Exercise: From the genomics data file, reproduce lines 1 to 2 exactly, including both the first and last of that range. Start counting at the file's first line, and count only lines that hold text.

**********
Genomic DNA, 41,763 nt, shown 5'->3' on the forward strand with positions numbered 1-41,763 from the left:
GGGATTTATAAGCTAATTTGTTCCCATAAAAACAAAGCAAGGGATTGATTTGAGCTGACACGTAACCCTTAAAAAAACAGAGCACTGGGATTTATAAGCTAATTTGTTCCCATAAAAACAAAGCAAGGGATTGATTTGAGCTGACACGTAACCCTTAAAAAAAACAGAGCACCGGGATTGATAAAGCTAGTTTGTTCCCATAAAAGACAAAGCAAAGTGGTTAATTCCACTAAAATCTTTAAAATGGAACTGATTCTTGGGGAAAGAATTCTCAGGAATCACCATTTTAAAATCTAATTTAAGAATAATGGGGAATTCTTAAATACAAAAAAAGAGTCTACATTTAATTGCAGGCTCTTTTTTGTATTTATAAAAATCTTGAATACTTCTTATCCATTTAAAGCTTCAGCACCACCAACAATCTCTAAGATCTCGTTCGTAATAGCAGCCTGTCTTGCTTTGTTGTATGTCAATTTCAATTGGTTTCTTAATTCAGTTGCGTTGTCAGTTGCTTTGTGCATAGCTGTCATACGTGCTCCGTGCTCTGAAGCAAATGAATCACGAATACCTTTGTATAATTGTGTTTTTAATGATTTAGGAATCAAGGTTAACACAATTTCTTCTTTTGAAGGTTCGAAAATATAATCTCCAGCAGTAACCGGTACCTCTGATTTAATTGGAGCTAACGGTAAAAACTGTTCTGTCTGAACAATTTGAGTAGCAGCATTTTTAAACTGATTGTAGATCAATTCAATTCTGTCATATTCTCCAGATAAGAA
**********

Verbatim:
Genomic DNA, 41,763 nt, shown 5'->3' on the forward strand with positions numbered 1-41,763 from the left:
GGGATTTATAAGCTAATTTGTTCCCATAAAAACAAAGCAAGGGATTGATTTGAGCTGACACGTAACCCTTAAAAAAACAGAGCACTGGGATTTATAAGCTAATTTGTTCCCATAAAAACAAAGCAAGGGATTGATTTGAGCTGACACGTAACCCTTAAAAAAAACAGAGCACCGGGATTGATAAAGCTAGTTTGTTCCCATAAAAGACAAAGCAAAGTGGTTAATTCCACTAAAATCTTTAAAATGGAACTGATTCTTGGGGAAAGAATTCTCAGGAATCACCATTTTAAAATCTAATTTAAGAATAATGGGGAATTCTTAAATACAAAAAAAGAGTCTACATTTAATTGCAGGCTCTTTTTTGTATTTATAAAAATCTTGAATACTTCTTATCCATTTAAAGCTTCAGCACCACCAACAATCTCTAAGATCTCGTTCGTAATAGCAGCCTGTCTTGCTTTGTTGTATGTCAATTTCAATTGGTTTCTTAATTCAGTTGCGTTGTCAGTTGCTTTGTGCATAGCTGTCATACGTGCTCCGTGCTCTGAAGCAAATGAATCACGAATACCTTTGTATAATTGTGTTTTTAATGATTTAGGAATCAAGGTTAACACAATTTCTTCTTTTGAAGGTTCGAAAATATAATCTCCAGCAGTAACCGGTACCTCTGATTTAATTGGAGCTAACGGTAAAAACTGTTCTGTCTGAACAATTTGAGTAGCAGCATTTTTAAACTGATTGTAGATCAATTCAATTCTGTCATATTCTCCAGATAAGAA